ENERGY DRINKS – DO WE REALLY NEED ALL THE EXTRA STUFF?
Cutting to the chase:
Most of the evidence currently available would suggest the most beneficial component in these energy drinks relating to cognitive and physical performance is the caffeine component.
As we know energy drinks contain caffeine and in varying amounts depending on the brand you get. For example Red Bull® provides 80mg in a 245ml volume and another called Cocaine® (honestly the names of some of these drinks is just scary) provides 280mg per 248ml.
To help put that into perspective a cup of instant coffee (although this can vary significantly depending on many factors) typically may contain 60mg caffeine (range could be 10 – 170mg).
Along with the caffeine in these energy drinks is a bundle of other components. The most common components typically in energy drinks are: guarana, taurine, glucuronolactone, B group vitamins, ginseng and some others like carnitine, milk thistle. Apparently these components are meant to provide an extra bang for your buck… with many claims being made relating to each.
Often you see energy drinks claiming that they provide cognitive and physical performance advantages. Well we know caffeine provides this ergogenic effect. So yes okay energy drinks can provide a cognitive and physical performance edge – they contain caffeine. But do we need these other components in energy drinks? Do they help provide these cognitive and physical performance benefits? Or is it just the caffeine we desire?
Lets look at the research
A literature search was conducted and found 32 articles looking at the effects of components found in energy drinks, on cognitive and physical performance either alone or in combination with caffeine. A systematic evaluation of the evidence taken from these articles found:
There is currently a significant lack of evidence substantiating claims often made by energy drinks about these components providing a cognitive and/or physical performance benefit (McLellan and Liberman, 2012).
Further good quality research is needed in order to identify whether these components in energy drinks provide any benefit. Until then the evidence does not look promising.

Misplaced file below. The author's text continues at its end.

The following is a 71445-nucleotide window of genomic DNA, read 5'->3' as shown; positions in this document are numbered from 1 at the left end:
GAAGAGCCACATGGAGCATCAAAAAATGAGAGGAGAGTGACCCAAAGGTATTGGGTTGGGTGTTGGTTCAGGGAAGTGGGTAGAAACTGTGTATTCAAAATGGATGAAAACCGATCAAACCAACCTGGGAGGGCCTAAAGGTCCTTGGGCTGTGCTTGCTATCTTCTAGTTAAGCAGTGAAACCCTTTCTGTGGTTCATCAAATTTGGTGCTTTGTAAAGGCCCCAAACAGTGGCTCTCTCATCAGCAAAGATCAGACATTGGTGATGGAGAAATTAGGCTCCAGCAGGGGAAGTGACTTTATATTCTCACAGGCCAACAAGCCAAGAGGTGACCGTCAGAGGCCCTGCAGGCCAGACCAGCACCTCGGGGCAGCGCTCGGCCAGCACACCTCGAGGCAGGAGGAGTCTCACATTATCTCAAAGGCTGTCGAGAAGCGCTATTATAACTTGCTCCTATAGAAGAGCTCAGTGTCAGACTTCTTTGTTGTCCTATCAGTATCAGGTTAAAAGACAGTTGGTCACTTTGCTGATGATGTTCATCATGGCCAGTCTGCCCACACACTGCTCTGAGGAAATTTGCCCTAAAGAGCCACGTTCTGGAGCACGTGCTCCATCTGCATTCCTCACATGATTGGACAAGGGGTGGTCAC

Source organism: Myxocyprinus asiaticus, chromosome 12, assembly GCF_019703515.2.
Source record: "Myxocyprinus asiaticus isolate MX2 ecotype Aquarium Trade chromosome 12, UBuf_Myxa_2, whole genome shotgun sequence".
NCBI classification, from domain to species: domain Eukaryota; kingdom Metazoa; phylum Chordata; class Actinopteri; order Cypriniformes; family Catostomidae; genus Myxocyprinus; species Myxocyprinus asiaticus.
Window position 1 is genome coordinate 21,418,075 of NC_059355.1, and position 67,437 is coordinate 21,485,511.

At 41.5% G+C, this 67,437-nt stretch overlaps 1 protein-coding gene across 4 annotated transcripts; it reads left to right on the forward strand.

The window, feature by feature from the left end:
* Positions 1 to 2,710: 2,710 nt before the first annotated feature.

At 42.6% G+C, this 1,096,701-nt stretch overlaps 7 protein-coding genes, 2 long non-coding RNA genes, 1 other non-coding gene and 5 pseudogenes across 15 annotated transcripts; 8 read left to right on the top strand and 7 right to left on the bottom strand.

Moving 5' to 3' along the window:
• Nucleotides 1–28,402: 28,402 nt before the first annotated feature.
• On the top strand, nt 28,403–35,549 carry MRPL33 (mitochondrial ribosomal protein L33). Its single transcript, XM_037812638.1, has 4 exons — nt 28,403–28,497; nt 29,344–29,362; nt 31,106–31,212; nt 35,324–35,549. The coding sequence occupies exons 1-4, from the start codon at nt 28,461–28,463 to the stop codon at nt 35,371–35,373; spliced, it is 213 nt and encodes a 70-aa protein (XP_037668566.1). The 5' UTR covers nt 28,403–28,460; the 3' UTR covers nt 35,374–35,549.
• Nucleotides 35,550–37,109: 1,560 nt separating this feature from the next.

- In 2010 the Energy Drink market represented $6.7 billion industry
- Adolescents and young adults < 35 yrs make up 50 % of the energy drink consumer market
- The Australian Foods Standards Code allow cola drinks to contain caffeine at a maximum level of 145 mg/L.
- Energy drinks, are known in the code as Formulated Caffeinated Beverages, they can contain caffeine from all sources e.g. caffeine and guarana of up to 320 mg/L. Caffeine content must be stated on product labels of energy drinks
- The Food Standards Code in Australia provides greater regulation of caffeine-added products than in other countries.
- When caffeine is consumed by adults in low to moderate amounts it is generally considered safe. There is greater risk associated with caffeine use in children. It is suggested that children < 12 y limit caffeine intake to < 2.5 mg/kg/d
- Caffeine can provide performance benefits but it is important to appreciate that there are responders and non-responders to caffeine intake and some respond negatively.
If you choose to consume energy drinks be smart about it. Monitor your intake and know the potential effects of consuming the product in the quantity that you choose.
By Sports Dietitian/Nutritionist Steph Gaskell
Nutrition Strategies, T: 1300 88 65 44
McLellan MT and Lieberman RH. Do energy drinks contain active components other than caffeine? Nutrition Reviews, Vol. 70 (12), 730-744
Photo Credit: Riccardo Annandale, African Valley Estate, Stellenbosch, South Africa